According to Alexa reports, for the most visited website in Nigeria as at January 2020, Bet9ja, a leading betting platform, was second on the list.

A typical bet shop opens as early as 8am, with young men, who are often between the ages of 18 and 30, already trying to see if their stakes would yield their expectations.


The mouth-watering offers

Tolu Oludara explained how he almost got into the betting addiction. He said the mouth-watering rewards would make anyone want to give it a try with such adverts as “it’s just N100 naira and you stand a chance to win a whooping N25 million,” anyone could be a winner.

Betting platforms sourcing for needed connection with their fans and customers, have taken steps ahead, using celebrities as ambassadors, just to thrive in the rising competitive industry.

Akeem Alabi, who bets once in a while, said: “One very unique condition about staking one’s money is that both parties are consciously happy to trade with the utmost target and a chance to take home the possible payout of about N34 million with just N100 stake. I bet once a while, hoping to be a lucky.”

“I am employed but I hope to get more money, so I stake”

Ajani Abiodun, an information technologist, spends his major hours in the office, building on his career, yet finds a way to get his hands on the various betting apps splattered on the internet in the hope of making more money.

According to him, “I am an IT guy; I earn monthly. But I thought to find more through betting to help with my finances. But this betting takes the money away and you are not sure you would get returns; thee loss can be really great. Betting can solve a little problem.”

Mr Ishola Olanrewaju, a stockbroker, said he funds his stakes through his bank account so he doesn’t visit the betting centres.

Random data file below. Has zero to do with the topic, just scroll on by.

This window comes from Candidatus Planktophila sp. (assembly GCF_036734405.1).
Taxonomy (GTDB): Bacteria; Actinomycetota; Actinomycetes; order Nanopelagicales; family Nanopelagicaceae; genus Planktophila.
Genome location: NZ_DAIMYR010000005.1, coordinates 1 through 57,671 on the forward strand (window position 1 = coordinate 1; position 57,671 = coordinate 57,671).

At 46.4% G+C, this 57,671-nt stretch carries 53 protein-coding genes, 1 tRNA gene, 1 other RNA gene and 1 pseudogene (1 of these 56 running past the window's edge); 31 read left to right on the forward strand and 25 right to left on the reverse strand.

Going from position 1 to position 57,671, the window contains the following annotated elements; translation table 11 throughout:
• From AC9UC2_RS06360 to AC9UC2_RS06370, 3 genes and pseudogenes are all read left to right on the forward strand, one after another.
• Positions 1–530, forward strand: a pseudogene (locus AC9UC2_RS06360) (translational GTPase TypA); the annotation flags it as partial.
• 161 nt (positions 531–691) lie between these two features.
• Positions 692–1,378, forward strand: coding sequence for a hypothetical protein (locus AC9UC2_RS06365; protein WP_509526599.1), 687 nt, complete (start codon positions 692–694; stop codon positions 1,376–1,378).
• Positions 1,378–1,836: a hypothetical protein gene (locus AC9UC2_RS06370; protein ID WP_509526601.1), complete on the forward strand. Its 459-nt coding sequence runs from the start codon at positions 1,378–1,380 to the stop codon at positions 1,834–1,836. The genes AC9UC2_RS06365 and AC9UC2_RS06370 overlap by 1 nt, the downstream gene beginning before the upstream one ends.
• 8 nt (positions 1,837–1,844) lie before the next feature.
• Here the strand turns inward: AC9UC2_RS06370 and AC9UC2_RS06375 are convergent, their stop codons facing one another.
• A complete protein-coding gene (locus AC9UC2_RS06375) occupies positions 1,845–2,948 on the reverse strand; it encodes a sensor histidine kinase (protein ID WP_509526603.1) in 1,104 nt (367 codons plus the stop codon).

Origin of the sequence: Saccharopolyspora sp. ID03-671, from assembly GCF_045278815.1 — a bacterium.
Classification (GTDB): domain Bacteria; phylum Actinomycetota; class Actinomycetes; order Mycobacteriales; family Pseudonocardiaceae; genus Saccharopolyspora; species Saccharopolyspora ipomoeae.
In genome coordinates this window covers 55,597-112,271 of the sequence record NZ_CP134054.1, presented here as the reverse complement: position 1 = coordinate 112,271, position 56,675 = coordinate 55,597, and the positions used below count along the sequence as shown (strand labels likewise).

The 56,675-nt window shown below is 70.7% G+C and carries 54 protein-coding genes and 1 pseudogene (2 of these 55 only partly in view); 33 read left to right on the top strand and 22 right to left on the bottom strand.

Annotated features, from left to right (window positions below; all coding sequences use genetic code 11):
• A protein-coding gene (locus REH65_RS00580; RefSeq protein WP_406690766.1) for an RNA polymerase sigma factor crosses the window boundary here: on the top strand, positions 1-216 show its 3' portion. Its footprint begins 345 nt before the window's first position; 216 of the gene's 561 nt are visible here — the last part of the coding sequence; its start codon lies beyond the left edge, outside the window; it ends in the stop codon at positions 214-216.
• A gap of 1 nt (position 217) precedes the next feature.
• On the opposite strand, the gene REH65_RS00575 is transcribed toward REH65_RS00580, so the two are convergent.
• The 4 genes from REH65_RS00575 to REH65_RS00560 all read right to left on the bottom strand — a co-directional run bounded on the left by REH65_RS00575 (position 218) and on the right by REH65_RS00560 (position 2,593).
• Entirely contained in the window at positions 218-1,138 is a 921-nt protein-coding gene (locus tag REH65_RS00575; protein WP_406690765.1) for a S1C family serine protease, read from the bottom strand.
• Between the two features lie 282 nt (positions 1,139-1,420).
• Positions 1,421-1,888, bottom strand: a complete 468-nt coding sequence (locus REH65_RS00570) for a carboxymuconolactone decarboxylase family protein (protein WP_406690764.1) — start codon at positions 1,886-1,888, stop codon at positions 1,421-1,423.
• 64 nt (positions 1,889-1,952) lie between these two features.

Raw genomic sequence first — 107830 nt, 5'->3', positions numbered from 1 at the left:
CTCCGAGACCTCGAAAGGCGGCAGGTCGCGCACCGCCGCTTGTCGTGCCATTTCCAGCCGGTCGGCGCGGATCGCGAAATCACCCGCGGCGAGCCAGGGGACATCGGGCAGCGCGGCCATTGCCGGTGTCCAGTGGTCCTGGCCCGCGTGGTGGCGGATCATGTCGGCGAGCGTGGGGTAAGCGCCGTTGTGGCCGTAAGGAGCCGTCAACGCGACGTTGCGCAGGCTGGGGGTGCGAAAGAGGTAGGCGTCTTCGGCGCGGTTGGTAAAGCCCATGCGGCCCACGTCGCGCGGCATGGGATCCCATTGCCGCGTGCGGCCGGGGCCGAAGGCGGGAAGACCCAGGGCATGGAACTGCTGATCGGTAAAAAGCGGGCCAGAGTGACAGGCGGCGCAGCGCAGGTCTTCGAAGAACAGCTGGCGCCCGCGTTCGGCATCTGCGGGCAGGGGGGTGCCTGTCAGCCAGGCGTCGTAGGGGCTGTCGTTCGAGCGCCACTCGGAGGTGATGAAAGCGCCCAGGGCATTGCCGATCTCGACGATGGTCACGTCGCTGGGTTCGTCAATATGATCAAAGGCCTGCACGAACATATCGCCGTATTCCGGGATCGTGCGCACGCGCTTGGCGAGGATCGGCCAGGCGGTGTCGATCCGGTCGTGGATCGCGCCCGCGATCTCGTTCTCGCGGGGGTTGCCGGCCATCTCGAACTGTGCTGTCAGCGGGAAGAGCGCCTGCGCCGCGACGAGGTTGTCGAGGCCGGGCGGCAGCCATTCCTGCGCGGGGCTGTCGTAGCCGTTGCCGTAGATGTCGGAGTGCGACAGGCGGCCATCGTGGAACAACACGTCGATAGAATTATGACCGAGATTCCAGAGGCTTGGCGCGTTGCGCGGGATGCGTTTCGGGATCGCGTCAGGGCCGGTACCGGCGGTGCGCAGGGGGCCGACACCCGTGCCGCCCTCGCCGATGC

According to him, “I only do sports betting and I get lucky a few times. Life itself is a game of chance. But because I have other sources of income (I am a stockbroker and a freelance writer), I just use betting platforms to see if I can get more money. The economy is not smiling anymore. Prices increased three-fold, yet our money didn’t increase in value. So, why not another means of cash if I can get?”

Joshua Ige, a logistics officer, also attested to the fact that money was the main reason he joined the fray.

“I’m unemployed, which is why I take betting seriously”

“I began betting years back because of my love and knowledge of sports. I felt it would be a good idea to use it to my advantage. I had started betting at an early age, and the reason I did was the passion for my club then. I was thrilled that I could predict a match and it was often correct. It was not because I had a job at that time. I still got money from home. So I used some for the games, especially sports. And when I got older with no source from home anymore, I had to take betting more seriously,” said a punter who chose anonymity.

Mobile and web platforms have made it very convenient to accommodate all varieties of players on various game platforms. There is also the risk of addiction.


“I bet because I don’t want to steal”

Mr Ayo uses the lotto bet because he is used to how it works and with a minimum of N50, he could go on to win any amount above N25, 000.

“I don’t do pools; I do lotto. There are weeks when the stakes will be high and other times, low. We don’t use phones for this betting. The terminal machine helps to make calculations of the numbers and the winnings. With N5 or N50 in the lotto business, you could win up to N25, 000. And I do this because it is legal; I don’t want to steal.”